In particular, we spent considerably time contemplating both the audience and the subject of the film. Who was this film written for? And is this a film about James Baldwin? For the former, we discussed how this film might have been received differently by a white or a black audience. We also wondered what it means to make an Oscar nominated film? Does such a film automatically have to cater to a specific kind of audience, to a particular depiction of African-American experience? Finally, we considered our individual viewing experiences. For some, this film offered an alternative look at the Civil Rights Movement, but for others, watching this film was emotional and even traumatic. As one of the others put it: “If you’re black and you’re woke, guard your heart and guard your eyes. If you are a member of a different racial or ethnic group in this country, be prepared to have the film show you what it shows you.”

Another question we pondered over quite a bit was whether or not this film was actually about James Baldwin. This was a subject that we kept returning to. Like Gleiberman and Woubshet, we were puzzled and bothered by the erasure of Baldwin’s queerness. We realized that for some viewers, this would be an introduction to James Baldwin, and the fact that we are given an incomplete picture of Baldwin’s lived experience and values is something many of us found troubling. We also talked quite a bit about the implications of structuring the film around the figures of Medgar Evens, Malcolm X, and Martin Luther King Jr. Such a move, we thought might risk de-centering Baldwin’s own important place within the movement by leaving him always on the edge of his own narrative. What’s more, focusing on these figures replicates a common gap within discourse surrounding the Civil Right’s Movement for it leaves out the important contributions made by black women, and thus, the film might inadvertently prevent audiences from seeing other narratives of black experience.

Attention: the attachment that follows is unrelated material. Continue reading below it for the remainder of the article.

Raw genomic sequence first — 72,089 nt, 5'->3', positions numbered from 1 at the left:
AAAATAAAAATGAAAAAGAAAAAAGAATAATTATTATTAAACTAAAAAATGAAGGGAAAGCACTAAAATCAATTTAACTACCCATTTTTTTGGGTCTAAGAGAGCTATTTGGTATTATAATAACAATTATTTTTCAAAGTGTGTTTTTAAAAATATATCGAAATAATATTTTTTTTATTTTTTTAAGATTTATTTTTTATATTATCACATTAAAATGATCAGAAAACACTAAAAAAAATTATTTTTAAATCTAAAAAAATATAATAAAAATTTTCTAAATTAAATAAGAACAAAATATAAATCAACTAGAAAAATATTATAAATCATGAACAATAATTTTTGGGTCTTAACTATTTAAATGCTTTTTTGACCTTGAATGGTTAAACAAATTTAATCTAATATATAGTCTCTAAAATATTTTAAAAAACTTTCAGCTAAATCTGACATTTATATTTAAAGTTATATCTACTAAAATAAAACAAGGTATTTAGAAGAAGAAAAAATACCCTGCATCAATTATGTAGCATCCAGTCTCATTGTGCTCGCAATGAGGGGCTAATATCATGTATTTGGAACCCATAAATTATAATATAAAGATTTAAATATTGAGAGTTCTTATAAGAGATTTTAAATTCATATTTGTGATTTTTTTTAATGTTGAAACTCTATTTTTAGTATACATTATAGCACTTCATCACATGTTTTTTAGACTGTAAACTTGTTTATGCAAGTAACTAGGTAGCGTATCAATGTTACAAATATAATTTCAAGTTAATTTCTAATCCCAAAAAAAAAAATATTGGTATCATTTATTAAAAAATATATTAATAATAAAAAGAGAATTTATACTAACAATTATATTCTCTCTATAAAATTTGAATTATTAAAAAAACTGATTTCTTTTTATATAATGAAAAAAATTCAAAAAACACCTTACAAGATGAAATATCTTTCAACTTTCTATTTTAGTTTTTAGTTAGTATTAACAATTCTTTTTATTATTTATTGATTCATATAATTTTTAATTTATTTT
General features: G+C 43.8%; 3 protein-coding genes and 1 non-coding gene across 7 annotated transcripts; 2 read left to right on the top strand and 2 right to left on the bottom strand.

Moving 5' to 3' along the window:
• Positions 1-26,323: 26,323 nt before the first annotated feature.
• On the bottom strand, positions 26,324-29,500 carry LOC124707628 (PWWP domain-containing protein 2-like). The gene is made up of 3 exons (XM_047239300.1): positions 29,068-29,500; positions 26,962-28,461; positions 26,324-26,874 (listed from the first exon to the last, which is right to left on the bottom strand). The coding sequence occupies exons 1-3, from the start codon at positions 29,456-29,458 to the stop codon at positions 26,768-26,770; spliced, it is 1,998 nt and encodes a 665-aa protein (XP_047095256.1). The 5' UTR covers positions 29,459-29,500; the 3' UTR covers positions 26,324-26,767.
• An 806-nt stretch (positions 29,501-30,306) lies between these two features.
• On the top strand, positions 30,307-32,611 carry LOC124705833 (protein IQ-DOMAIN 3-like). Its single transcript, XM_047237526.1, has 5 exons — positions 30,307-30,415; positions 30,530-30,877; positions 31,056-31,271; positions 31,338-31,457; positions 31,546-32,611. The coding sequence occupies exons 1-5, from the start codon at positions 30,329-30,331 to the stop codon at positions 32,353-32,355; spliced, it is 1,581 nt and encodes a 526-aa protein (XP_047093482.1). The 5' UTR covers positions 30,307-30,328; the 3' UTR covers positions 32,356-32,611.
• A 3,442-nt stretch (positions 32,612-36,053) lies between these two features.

To return to my opening question: would I teach I Am Not Your Negro, and if so, how? Prior to our round-table discussion, I think I would have answered a definite yes. But, after our discussion, I think I would amend my initial response to: yes, but with caution. Such a film should be taught through a critical lens and with an awareness of the film’s ability to produce trauma through its representation of traumatic images and events. We might, however, use this film to usefully ask several important critical questions: who is represented within this narrative? Who is not represented? Does this film offer us a vision of America that we want now? Why might it have been that Baldwin never actually finished the novel? What do we gain from this particular interpretation of Baldwin’s corpus and his person? What do we lose? And finally, what critical work does Peck accomplish with his interpretation of Baldwin's work?

Despite our individual criticisms, I think we were all in agreement that Peck's documentary is a incredibly powerful and important film, and it opens up opportunities among individuals and in contemporary discourse for much needed discussions about race, history, and representation.